For competitive intelligence strategic use, respondents answer two questions based on the perceived importance of each strategic decision in their organization, and the frequency of competitive intelligence use in strategic decision making. Dess and Robinson (1984) define strategic decisions as having a significant impact on the future state of the firm and/or resulting in the commitment of large amounts of organizational resources. It is exemplified by development of new products and purchase of major equipment. It is vital to note that types of decisions that are strategic in one industry may be less so in another (Hickson et al. 1986) and the categories do overlap. Again, there is no universally accepted way of classifying strategic decisions; the study selects eleven strategic decisions which are adopted from the studies of Mintzberg et al. (1976), Dean and Sharfman (1996), and Culver (2006). The strategic decisions selected are merger and acquisition; strategic alliance and joint venture; market entry or exit; vertical integration; capacity expansion; new product and service development; diversification; divestment or divestiture; technology adoption; global; and organization. The perceived importance of each strategic decision is measured along a five-point scale from 1 - not important to 5 - very important. The frequency of competitive intelligence use in strategic decision making is measured using a five-point scale from 1 - very low to 5 - very high. The measurement scale and the phrasing of the questions were adopted from Choo (1993) who measured the amount of information use in decision making by chief executive officers. Similar to competitive intelligence acquisition, an index for the extent of competitive intelligence use in strategic decision making is computed by multiplying the use frequency of competitive intelligence and the perceived importance ascribed to each strategic decision.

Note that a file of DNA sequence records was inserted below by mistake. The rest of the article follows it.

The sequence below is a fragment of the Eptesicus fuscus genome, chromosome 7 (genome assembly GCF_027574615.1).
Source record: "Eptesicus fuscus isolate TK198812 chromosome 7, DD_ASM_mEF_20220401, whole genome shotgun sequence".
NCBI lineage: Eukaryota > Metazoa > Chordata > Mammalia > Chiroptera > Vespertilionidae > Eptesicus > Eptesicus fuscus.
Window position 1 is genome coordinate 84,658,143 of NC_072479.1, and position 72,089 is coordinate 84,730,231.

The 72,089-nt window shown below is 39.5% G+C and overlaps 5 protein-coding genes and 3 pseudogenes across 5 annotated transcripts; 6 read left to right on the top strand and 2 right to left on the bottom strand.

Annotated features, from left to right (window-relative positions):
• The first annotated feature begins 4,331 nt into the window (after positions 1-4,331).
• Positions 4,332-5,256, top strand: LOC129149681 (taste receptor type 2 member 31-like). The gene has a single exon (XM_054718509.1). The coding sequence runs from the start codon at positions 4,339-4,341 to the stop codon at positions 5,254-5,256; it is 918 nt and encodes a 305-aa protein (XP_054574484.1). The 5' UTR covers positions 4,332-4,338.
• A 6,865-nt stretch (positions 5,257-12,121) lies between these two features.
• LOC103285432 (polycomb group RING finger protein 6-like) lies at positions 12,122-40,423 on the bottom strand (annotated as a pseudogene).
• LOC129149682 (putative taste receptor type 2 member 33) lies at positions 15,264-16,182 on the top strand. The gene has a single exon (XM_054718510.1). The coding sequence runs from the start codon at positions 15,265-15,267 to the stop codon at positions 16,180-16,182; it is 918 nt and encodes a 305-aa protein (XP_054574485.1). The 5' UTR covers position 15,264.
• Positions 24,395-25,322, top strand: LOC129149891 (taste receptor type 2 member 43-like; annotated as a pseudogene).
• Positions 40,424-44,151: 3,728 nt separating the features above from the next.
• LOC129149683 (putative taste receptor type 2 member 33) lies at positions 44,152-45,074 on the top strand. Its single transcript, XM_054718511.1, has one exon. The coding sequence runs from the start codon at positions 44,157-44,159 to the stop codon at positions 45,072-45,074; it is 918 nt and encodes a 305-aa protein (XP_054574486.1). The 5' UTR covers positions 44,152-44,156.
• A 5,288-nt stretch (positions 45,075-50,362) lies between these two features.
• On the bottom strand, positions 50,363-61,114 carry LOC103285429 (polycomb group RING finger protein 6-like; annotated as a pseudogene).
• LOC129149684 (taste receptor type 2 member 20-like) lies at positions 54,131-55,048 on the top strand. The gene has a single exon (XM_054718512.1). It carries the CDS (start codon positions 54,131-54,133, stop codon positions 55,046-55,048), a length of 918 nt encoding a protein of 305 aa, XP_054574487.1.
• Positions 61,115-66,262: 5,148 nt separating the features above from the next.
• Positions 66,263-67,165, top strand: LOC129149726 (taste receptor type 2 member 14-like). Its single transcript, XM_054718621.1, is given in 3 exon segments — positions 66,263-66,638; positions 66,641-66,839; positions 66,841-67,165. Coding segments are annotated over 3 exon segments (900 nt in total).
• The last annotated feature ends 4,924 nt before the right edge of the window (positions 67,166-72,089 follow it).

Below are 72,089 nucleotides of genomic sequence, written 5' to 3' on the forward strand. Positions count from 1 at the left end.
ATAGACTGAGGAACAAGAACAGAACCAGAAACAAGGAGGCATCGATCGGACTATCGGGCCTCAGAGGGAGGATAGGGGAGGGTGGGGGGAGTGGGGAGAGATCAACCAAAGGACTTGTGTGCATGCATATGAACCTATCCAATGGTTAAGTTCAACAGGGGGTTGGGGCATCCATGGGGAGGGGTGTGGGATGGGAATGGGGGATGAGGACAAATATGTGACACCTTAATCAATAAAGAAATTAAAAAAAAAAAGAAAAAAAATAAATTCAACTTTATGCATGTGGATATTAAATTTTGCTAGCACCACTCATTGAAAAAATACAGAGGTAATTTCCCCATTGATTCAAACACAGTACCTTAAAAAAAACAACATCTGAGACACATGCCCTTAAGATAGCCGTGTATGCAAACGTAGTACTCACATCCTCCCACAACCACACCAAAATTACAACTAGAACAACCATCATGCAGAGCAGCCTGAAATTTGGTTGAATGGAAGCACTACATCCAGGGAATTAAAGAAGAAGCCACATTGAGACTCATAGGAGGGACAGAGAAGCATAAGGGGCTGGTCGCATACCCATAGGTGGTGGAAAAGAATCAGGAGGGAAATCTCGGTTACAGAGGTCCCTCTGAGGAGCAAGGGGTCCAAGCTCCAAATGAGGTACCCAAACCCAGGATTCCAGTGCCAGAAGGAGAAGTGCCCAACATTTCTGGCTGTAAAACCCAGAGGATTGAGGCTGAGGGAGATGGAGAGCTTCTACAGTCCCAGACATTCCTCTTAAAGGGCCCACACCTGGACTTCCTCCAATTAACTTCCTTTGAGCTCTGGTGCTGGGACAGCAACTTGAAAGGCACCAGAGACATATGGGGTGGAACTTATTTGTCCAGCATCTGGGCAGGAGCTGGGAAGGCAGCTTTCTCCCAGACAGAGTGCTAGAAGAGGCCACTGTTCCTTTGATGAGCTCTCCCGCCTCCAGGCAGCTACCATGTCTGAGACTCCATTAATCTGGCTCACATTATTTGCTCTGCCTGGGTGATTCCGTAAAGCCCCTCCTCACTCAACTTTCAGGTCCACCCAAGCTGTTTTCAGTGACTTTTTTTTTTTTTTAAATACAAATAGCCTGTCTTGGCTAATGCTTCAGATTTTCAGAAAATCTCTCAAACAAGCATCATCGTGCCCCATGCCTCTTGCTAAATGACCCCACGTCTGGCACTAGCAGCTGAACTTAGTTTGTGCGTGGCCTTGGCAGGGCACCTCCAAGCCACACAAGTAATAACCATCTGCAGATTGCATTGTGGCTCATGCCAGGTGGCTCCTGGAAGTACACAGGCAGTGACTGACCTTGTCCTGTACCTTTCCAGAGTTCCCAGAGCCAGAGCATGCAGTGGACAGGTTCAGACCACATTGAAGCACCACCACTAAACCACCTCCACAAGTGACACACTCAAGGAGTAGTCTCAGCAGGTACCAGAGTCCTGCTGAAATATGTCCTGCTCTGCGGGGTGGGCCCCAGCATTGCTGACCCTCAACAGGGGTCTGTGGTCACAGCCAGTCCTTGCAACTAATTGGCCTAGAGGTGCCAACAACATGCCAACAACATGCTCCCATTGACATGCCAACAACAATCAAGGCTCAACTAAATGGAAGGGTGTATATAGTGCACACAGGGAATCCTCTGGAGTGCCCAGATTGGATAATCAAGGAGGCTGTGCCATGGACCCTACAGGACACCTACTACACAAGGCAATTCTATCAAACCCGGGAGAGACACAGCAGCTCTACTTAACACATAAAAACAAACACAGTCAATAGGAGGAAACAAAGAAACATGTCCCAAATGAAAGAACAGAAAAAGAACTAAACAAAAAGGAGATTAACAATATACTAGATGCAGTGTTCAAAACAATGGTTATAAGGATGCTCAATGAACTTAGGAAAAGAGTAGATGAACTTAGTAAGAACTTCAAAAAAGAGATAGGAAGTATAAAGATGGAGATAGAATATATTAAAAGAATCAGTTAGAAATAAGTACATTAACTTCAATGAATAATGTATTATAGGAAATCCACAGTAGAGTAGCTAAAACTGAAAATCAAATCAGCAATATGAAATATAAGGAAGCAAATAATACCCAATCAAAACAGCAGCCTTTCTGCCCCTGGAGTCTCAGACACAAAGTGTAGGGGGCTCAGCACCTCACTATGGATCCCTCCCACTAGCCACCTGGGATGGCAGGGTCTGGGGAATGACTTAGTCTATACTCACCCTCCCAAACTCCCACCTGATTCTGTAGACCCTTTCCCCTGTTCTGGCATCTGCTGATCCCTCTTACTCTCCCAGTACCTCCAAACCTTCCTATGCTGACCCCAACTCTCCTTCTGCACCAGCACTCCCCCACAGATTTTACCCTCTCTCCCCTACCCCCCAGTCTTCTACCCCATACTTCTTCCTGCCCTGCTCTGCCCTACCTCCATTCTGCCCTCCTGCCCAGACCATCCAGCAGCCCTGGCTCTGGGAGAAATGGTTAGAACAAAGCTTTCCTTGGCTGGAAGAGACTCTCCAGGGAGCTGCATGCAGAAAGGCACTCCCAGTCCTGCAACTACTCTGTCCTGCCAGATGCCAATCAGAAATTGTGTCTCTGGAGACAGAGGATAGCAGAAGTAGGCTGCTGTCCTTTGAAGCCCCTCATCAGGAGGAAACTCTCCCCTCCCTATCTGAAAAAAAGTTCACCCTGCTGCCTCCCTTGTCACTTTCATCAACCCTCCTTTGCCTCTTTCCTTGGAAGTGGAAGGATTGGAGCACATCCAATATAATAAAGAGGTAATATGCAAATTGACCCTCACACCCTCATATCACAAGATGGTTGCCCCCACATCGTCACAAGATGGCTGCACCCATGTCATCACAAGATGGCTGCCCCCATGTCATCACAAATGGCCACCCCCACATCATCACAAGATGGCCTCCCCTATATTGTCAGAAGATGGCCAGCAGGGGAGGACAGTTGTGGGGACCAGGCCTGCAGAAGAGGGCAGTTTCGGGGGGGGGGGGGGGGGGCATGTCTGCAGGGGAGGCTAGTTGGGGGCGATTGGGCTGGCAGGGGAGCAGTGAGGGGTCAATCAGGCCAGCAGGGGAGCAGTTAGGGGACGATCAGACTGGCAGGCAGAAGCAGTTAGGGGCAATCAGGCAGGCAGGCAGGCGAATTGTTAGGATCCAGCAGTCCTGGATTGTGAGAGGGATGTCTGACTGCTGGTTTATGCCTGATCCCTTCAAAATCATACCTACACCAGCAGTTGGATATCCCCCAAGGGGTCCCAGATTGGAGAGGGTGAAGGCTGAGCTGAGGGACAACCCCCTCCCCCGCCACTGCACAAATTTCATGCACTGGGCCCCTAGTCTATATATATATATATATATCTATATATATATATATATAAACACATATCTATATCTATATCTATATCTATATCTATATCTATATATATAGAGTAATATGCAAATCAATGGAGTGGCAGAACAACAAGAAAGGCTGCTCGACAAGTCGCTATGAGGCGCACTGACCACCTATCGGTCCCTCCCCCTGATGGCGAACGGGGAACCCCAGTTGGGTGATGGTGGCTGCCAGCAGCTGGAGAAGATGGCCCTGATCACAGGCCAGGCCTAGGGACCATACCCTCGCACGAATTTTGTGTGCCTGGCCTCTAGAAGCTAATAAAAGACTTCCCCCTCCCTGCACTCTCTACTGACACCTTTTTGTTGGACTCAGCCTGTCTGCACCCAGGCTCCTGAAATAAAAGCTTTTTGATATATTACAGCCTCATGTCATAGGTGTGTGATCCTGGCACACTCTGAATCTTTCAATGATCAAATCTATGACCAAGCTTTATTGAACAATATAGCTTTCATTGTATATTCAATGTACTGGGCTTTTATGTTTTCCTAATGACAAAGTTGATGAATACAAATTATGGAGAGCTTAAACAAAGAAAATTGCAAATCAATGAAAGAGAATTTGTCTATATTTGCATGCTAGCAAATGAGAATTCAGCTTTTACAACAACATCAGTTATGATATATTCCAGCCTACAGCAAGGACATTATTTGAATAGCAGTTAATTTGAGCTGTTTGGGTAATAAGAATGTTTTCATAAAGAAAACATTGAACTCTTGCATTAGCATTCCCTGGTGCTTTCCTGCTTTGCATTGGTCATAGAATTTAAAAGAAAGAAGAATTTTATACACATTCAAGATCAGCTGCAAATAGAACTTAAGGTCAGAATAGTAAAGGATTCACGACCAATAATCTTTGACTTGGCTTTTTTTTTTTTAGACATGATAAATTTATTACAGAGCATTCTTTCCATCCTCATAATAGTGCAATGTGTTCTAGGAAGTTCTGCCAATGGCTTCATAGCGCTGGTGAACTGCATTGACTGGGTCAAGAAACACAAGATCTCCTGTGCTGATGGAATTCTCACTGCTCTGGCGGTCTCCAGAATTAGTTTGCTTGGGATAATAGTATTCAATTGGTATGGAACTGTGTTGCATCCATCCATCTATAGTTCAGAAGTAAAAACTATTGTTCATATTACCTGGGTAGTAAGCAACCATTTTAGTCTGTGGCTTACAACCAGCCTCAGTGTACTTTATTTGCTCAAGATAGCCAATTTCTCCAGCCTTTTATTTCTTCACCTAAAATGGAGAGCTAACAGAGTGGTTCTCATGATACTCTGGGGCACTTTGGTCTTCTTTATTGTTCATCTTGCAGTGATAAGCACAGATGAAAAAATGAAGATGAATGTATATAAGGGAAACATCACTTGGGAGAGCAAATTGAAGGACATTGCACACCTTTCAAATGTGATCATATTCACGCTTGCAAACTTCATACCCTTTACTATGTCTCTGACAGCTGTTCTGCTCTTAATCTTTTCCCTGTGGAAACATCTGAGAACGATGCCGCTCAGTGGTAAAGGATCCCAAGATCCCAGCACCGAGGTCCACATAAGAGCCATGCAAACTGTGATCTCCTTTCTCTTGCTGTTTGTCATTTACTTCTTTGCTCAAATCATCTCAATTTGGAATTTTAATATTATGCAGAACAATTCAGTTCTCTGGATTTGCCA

Results and discussion
The amount of competitive intelligence acquisition is computed by multiplying the perceived importance of competitive intelligence acquisition and frequency of competitive intelligence acquisition. The ranking of the amount of competitive intelligence acquisition is similar to that of the frequency, in which customer is ranked first, followed by competitor, economic and global and technological. Meanwhile, the amount of competitive intelligence acquisition is lowest for socio-cultural and human resources. In most cases, the frequency of acquiring competitive intelligence from a sector is consistent with the perceived importance of that sector, in which the higher the perceived importance of the sector, the higher the frequency of acquiring competitive intelligence from the sector.
The extent of competitive intelligence strategic use is computed by multiplying the perceived importance of strategic decision and frequency of competitive intelligence use in strategic decision making. The sampled companies use competitive intelligence in the greatest extent when making decision concerning new products and services development, followed by capacity expansion, strategic alliance, and market entry or exit. Meanwhile, competitive intelligence is least used in making decision about divestment and vertical integration. Similar to competitive intelligence acquisition, the frequency of using competitive intelligence in making strategic decision is consistent with the perceived importance of the type of decision, in which the higher the perceived importance of a strategic decision, the higher the frequency of using competitive intelligence in making that strategic decision.
|Perceived importance||Acquisition frequency||Amount of CI acquisition|
|Type of CI||M||SD||Rank||M||SD||Rank||M||SD||Rank|
|Type of strategic decision||Perceived importance||Use frequency||Extent of CI use|
|New product development||4.04||0.81||3||3.95||0.91||1||16.29||5.82||1|
|Merger & acquisition||3.54||1.22||10||3.43||1.26||7||13.31||7.80||6|